19 September 2013
Address to the NZ Payroll Practitioners’ Association Annual Conference
Thank you for your welcome and thank you inviting me to speak to you.
Since your last conference much has changed. Most obviously is the fact that you have a new keynote speaker. I hope I can live up to the high standards set by my esteemed colleague and predecessor, the very able Mr Dunne.
He spoke highly of you and of your conference, describing it once as “where the rubber of the economy hits the road”. By that he meant that in Wellington, ensconced in the Beehive, we might devise exciting new ideas for the economy, but right here is where we see it played out in the real world where payroll professionals discuss implementing those policies.
Your work is at the very heart of our economy — the reason why we all go to work — people getting paid to do their jobs. I think Mr Dunne was right, and taking my cue from him, I look forward to a long and fruitful relationship with you.
For me, the past few months have been a steep learning curve as I get to grips with all the changes I need to accommodate in my new portfolio. But while I am coming to terms with changes, I still need to keep on top of the day to day requirements of being Minister of Revenue.
The Revenue portfolio is a very busy one with a steady stream of legislative reform going through the House at any one time. It’s easy to get caught up in the excitement of the new changes, but it’s important to ensure that the business as usual work keeps going during periods of change.
And that’s what I’d like to talk to you about today.
Some of you may be aware of Inland Revenue’s transformation programme.
It’s an ambitious project and as I look into the way that Inland Revenue operates and the changes that it is contemplating, I am struck by the magnitude of the possible changes. But I am also deeply conscious of the fact that in the face of all this change, it is crucial to ensure that the business as usual work continues.
I know that Mr Dunne has spoken to you in the past about the need for change so I won’t go into that again. We’ve all read the news reports about Inland Revenue needing a new computer system. The truth is that IT changes are just a part of what Inland Revenue is contemplating. I’ll come back to that later.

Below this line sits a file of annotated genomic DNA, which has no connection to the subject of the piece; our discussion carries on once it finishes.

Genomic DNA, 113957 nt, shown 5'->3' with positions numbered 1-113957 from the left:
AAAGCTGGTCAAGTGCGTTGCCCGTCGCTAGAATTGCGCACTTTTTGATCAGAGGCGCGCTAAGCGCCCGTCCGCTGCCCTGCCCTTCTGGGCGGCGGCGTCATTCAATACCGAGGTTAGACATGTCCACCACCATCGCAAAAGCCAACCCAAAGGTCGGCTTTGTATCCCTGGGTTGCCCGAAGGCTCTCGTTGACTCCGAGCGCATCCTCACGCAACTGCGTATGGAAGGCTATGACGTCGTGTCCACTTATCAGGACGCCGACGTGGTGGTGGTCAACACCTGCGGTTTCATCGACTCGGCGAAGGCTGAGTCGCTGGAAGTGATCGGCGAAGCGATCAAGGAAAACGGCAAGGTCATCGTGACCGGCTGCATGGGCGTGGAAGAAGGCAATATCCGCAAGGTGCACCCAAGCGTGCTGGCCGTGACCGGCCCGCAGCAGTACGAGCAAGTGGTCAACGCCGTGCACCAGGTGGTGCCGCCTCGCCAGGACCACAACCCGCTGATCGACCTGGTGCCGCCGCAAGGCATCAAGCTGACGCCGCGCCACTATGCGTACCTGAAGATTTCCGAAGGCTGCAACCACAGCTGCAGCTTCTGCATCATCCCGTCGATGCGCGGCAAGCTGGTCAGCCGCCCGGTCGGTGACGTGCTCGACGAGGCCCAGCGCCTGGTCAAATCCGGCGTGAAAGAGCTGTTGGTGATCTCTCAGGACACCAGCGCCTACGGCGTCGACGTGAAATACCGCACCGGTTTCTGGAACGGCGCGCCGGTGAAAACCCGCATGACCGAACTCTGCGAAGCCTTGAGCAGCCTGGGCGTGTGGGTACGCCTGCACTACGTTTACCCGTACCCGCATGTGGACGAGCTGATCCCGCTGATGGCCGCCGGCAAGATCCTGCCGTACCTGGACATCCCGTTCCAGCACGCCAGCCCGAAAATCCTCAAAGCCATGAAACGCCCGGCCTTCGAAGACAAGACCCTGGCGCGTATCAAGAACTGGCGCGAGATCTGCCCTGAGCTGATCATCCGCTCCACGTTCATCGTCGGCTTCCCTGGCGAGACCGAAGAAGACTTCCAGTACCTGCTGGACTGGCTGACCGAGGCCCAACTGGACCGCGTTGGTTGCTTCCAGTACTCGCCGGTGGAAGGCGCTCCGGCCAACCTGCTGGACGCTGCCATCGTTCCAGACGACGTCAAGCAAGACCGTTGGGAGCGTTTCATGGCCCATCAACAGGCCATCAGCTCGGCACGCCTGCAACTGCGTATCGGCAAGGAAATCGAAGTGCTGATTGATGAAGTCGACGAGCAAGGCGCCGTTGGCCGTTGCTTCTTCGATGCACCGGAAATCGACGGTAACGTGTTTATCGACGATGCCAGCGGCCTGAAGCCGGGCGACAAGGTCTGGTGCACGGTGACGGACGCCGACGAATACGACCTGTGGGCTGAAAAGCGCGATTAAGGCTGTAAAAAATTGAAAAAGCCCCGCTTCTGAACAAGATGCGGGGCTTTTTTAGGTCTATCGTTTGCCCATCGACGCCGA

It must be said that Inland Revenue has a good reputation for modernisation and managing change. I was interested to see that back in 1994, Inland Revenue was being congratulated on its successful implementation of its (then) ground-breaking FIRST computer system.
Yes that’s right: back in the early 90’s FIRST was considered a marvel amongst tax administrations and the department hosted a number of international delegations who came to New Zealand to learn from it. Quite rightly, it was a very big deal at the time, representing a major shift in how Inland Revenue managed the tax system.
And remember, FIRST did not happen overnight – it was phased in over 5 years.
There undoubtedly were teething problems –it’s almost inevitable in such large projects, but the important thing is that it was successful – surpassing even the original designers’ expectations, as it now manages more than just tax, Child Support, Working for Families and Student loans but also KiwiSaver. But the world keeps turning and customer expectations evolve and therefore service delivery must adapt.
In the face of great change, some things still stay the same and I might say; must, stay the same. Tax must continue to be collected. And to keep the machine running smoothly, ongoing repairs and maintenance have to be carried out on the tax system, that is, to the operating system (FIRST) and the legislation.
This ensures that tax continues to be collected fairly and efficiently, and people receive their entitlements correctly. It is absolutely crucial that this work continues in the background. It is this that will ensure our success.
My job, as the Minister of Revenue therefore, is primarily to oversee the development of fair and efficient tax policies which will deliver the necessary revenue to fund government services and support the Government’s objectives for the economy.
The tax system
The objective is not to collect as much tax as possible, but to collect the fair and correct amount from each taxpayer, and it needs to do it efficiently so as to minimise costs on the taxpayer.